QTL analyses were performed in GenStat 18 (Payne et al., 2011) using the single-trait linkage analysis procedure (single or multiple environments, as appropriate). Genetic predictors were estimated every 2 cM. In the first step, simple interval mapping (SIM) was run. Then, detected QTL were used as cofactors to carry out the second step, running a composite interval mapping (CIM). Following CIM, rounds were run until a stable solution was found. The Li and Ji (2005) method was used to estimate the significance threshold of –log10P to declare putative QTLs with an overall significance level of 0.05. The minimum distance between cofactors was established as 15 cM, and the minimum distance between QTLs was set to 10 cM. In the last step, the final QTL model was built. Confidence intervals (95% Bayes credible intervals) for the QTLs were calculated in R/qtl using function Bayesint. Genomic regions surrounding the QTL were explored, taking into account the genes between the markers cosegregating at each peak, according to positions reported by BARLEYMAP (Cantalapiedra et al., 2015); then, all genes within the confidence intervals were retrieved. Possible interactions between QTLs were examined with pairwise analyses of variance in the marker peaks for each trait. Venn diagrams were computed and plotted with R, using the package “VennDiagram” (Chen and Boutros, 2011). MapChart (Voorrips, 2002) was used to represent genetic maps and QTL positions. Physical maps combining information obtained for both populations were constructed with the R package “ggplot2” (Wickham, 2016).


Spatial corrections were based on finding the optimum surrounding grid per trait, as in Nice et al. (2017), which resulted in 4 plots on each side in the horizontal direction and 2 plots per side in the vertical direction. Each plot was adjusted according to a grid of 24 neighboring plots (8 in the plot's row and 5 and 3 in the row above and below) and a minimum of 9 plots at the corners of the experiment.

The three seasons were different regarding yield levels. The first season, 2015, was a rather typical year, with terminal drought and yields of ~3 t ha−1. In the second season, however, the yields ranged between 5 and 6 t ha−1 for most accessions, remarkably high production for the test site. The validation season was similar to 2015–16, although with lower overall yields, despite abundant precipitation in spring (Figure S1). As expected, the populations' averages were, in general, intermediate between the parents, but much closer to the elite parent, as it contributed 87.5% of the genome of each population (Tables 1, 2). On average, the landrace parents yielded 20% less than Cierzo, the elite parent, whereas the populations yielded only 4% less. There were remarkable disparities among years for these differences. In the less productive year, 2015, the yield of both landrace parents and the population averages were more distant from the yield of the elite parent than in 2016 (Figure 1). There was a large difference between Cierzo and the landrace parents in PH (15–22 cm), TKW (1.5–9 g) and HW (7–8 kg hl−1). For these traits, the population means fell between the parental values but closer to that of the elite parent. All parents exhibited similar flowering dates, with a maximum of 3 days between extremes in any year. For SBCC042 × Cierzo, the flowering dates for the parents and the population mean were very similar. For SBCC073 × Cierzo, the landrace parent flowered slightly later than Cierzo. The population mean was closer to the value of the landrace parent and even outside the interparental range in 2016. Regarding ground cover during vegetative growth, the parents exhibited a contrasting pattern among years. Both landraces displayed values lower than that of Cierzo in 2015 and higher than that in Cierzo in 2016 (although at an earlier stage), with all but one population at intermediate positions. For SBCC042 × Cierzo, the population means were always within the interparental range. In contrast, in SBCC073 × Cierzo, some traits exhibited population means outside the interparental range. This discrepancy cannot be explained by a purely additive model. There must have been some epistatic genes whose effects were distorted in the crossing. Such a pattern occurred for the SPAD score and the GA in 2016. In these cases, the population mean was significantly different from the values of both parents. Interestingly, the average GY of the population in 2016 was also higher than both parents, although not significantly. The population means were based on measurements from 200 plots, while the elite parent mean was the average from 28 plots and the landrace parent mean was from 8 plots per year. Therefore, the estimates of these values were quite robust.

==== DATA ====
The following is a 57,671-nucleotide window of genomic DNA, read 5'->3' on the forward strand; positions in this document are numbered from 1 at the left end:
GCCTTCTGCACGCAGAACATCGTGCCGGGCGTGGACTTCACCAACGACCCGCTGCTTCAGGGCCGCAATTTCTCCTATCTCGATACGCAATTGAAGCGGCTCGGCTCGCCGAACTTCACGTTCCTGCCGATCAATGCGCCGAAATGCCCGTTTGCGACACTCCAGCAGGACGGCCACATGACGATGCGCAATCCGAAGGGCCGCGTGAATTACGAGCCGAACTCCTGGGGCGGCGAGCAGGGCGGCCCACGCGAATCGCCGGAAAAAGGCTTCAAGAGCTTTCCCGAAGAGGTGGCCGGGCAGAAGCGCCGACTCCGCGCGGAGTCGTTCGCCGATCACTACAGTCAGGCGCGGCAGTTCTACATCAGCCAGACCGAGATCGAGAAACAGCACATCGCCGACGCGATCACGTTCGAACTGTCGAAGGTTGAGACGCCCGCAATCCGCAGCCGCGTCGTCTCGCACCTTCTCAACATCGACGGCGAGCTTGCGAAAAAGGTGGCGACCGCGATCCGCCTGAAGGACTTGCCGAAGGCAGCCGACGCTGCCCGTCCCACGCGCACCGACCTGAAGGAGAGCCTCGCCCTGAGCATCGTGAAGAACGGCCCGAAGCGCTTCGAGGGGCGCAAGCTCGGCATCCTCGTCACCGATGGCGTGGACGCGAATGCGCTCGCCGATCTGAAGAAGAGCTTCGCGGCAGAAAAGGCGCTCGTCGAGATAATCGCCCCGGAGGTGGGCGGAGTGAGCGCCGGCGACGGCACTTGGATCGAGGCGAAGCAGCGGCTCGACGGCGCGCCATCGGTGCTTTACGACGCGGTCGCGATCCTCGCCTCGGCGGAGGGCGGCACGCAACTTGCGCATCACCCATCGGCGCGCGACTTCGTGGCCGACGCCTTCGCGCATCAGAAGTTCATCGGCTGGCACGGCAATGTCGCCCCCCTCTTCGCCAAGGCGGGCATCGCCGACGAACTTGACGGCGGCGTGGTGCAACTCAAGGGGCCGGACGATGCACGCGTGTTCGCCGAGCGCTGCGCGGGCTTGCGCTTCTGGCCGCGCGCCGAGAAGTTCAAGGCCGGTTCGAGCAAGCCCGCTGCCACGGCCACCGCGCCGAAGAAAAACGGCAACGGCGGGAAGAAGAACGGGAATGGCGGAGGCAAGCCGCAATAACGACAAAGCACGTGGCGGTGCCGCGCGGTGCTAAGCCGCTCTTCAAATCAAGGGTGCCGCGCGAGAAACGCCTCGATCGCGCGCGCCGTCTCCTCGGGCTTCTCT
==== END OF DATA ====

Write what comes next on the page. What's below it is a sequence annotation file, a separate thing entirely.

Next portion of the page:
Figure 1. Schematic representation of trait averages for the two BC2F5 barley populations, compared to those of their parents, showing the least significant differences (P = 0.05) of the population average against each parent. The elite parent Cierzo was given a value of 100 for each trait, and other averages and LSDs were calculated relative to Cierzo.